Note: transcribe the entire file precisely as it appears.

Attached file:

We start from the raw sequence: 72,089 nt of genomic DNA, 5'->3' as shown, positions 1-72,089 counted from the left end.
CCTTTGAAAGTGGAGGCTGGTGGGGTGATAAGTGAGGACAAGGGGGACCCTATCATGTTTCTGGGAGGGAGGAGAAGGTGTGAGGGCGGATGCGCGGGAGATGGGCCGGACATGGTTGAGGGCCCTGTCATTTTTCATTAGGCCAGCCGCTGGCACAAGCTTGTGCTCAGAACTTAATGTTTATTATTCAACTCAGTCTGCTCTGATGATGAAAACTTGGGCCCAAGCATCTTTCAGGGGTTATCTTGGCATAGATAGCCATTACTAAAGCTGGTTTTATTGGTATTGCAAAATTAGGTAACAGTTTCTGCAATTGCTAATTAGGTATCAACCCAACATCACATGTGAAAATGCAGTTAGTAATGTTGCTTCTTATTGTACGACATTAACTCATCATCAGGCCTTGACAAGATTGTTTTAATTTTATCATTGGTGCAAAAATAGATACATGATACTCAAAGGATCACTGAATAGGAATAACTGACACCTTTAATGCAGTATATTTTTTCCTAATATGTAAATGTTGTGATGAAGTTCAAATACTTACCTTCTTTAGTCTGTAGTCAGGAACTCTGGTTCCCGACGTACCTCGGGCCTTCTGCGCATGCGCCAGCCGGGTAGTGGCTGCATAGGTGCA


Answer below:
We start from the raw sequence: 72,089 nt of genomic DNA, 5'->3' as shown, positions 1-72,089 counted from the left end.
CCTTTGAAAGTGGAGGCTGGTGGGGTGATAAGTGAGGACAAGGGGGACCCTATCATGTTTCTGGGAGGGAGGAGAAGGTGTGAGGGCGGATGCGCGGGAGATGGGCCGGACATGGTTGAGGGCCCTGTCATTTTTCATTAGGCCAGCCGCTGGCACAAGCTTGTGCTCAGAACTTAATGTTTATTATTCAACTCAGTCTGCTCTGATGATGAAAACTTGGGCCCAAGCATCTTTCAGGGGTTATCTTGGCATAGATAGCCATTACTAAAGCTGGTTTTATTGGTATTGCAAAATTAGGTAACAGTTTCTGCAATTGCTAATTAGGTATCAACCCAACATCACATGTGAAAATGCAGTTAGTAATGTTGCTTCTTATTGTACGACATTAACTCATCATCAGGCCTTGACAAGATTGTTTTAATTTTATCATTGGTGCAAAAATAGATACATGATACTCAAAGGATCACTGAATAGGAATAACTGACACCTTTAATGCAGTATATTTTTTCCTAATATGTAAATGTTGTGATGAAGTTCAAATACTTACCTTCTTTAGTCTGTAGTCAGGAACTCTGGTTCCCGACGTACCTCGGGCCTTCTGCGCATGCGCCAGCCGGGTAGTGGCTGCATAGGTGCA